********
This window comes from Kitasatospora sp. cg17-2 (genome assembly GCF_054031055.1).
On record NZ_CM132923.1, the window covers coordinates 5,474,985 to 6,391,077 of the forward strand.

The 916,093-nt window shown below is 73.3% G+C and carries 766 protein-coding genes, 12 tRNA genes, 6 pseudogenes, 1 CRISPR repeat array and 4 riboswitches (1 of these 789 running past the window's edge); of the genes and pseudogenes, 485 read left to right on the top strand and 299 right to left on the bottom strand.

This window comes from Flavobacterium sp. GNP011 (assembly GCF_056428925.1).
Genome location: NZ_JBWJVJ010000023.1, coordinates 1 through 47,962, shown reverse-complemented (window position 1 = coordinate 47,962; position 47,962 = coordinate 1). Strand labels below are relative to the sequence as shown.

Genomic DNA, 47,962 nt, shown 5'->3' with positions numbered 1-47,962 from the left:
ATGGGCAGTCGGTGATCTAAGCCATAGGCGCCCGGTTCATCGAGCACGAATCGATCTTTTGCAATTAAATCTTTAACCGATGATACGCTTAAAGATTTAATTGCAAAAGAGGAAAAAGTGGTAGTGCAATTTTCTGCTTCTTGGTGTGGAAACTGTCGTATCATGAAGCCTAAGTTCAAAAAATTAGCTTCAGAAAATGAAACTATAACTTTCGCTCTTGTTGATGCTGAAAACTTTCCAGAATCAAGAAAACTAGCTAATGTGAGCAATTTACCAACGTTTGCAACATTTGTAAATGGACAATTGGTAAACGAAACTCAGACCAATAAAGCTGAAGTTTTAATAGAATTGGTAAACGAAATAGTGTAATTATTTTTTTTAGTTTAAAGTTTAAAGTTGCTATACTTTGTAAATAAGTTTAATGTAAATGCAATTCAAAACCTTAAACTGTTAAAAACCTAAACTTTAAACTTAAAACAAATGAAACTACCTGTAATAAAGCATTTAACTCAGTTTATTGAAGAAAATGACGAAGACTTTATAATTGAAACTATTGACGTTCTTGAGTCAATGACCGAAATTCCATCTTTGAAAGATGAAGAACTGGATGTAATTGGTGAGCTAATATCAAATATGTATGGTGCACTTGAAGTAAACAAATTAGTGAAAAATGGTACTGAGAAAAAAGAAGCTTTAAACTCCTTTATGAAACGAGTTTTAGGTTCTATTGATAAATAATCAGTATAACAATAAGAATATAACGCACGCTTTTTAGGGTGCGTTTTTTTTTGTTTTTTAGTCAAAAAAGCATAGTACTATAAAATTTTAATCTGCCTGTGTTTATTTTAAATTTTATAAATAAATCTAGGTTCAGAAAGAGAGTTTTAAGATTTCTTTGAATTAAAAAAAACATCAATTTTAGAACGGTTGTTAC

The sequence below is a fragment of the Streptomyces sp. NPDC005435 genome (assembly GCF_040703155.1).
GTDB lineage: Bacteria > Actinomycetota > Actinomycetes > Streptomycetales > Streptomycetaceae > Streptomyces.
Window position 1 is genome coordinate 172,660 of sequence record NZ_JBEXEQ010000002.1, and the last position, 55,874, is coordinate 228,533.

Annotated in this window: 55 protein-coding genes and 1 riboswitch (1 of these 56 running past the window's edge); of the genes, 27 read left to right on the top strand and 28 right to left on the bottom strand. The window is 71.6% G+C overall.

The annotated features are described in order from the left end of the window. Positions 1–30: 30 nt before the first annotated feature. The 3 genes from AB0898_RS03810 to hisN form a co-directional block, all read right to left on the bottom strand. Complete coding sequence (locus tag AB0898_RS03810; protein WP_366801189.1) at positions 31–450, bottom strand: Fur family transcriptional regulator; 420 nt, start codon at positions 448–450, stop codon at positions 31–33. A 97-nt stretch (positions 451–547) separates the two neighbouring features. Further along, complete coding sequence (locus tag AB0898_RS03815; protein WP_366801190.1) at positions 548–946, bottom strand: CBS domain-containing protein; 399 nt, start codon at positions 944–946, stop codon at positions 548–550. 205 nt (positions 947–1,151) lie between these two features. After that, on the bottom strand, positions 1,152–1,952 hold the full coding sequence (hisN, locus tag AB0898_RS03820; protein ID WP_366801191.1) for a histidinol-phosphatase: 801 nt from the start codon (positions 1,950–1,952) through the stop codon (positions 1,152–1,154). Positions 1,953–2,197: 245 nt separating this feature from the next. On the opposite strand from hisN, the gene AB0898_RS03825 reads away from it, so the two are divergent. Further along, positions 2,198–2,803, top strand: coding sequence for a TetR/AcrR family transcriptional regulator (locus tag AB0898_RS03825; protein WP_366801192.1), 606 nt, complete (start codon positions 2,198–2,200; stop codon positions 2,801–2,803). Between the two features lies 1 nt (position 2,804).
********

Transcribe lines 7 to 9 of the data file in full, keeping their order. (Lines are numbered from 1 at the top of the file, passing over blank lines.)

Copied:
ATGGGCAGTCGGTGATCTAAGCCATAGGCGCCCGGTTCATCGAGCACGAATCGATCTTTTGCAATTAAATCTTTAACCGATGATACGCTTAAAGATTTAATTGCAAAAGAGGAAAAAGTGGTAGTGCAATTTTCTGCTTCTTGGTGTGGAAACTGTCGTATCATGAAGCCTAAGTTCAAAAAATTAGCTTCAGAAAATGAAACTATAACTTTCGCTCTTGTTGATGCTGAAAACTTTCCAGAATCAAGAAAACTAGCTAATGTGAGCAATTTACCAACGTTTGCAACATTTGTAAATGGACAATTGGTAAACGAAACTCAGACCAATAAAGCTGAAGTTTTAATAGAATTGGTAAACGAAATAGTGTAATTATTTTTTTTAGTTTAAAGTTTAAAGTTGCTATACTTTGTAAATAAGTTTAATGTAAATGCAATTCAAAACCTTAAACTGTTAAAAACCTAAACTTTAAACTTAAAACAAATGAAACTACCTGTAATAAAGCATTTAACTCAGTTTATTGAAGAAAATGACGAAGACTTTATAATTGAAACTATTGACGTTCTTGAGTCAATGACCGAAATTCCATCTTTGAAAGATGAAGAACTGGATGTAATTGGTGAGCTAATATCAAATATGTATGGTGCACTTGAAGTAAACAAATTAGTGAAAAATGGTACTGAGAAAAAAGAAGCTTTAAACTCCTTTATGAAACGAGTTTTAGGTTCTATTGATAAATAATCAGTATAACAATAAGAATATAACGCACGCTTTTTAGGGTGCGTTTTTTTTTGTTTTTTAGTCAAAAAAGCATAGTACTATAAAATTTTAATCTGCCTGTGTTTATTTTAAATTTTATAAATAAATCTAGGTTCAGAAAGAGAGTTTTAAGATTTCTTTGAATTAAAAAAAACATCAATTTTAGAACGGTTGTTAC

The sequence below is a fragment of the Streptomyces sp. NPDC005435 genome (assembly GCF_040703155.1).
GTDB lineage: Bacteria > Actinomycetota > Actinomycetes > Streptomycetales > Streptomycetaceae > Streptomyces.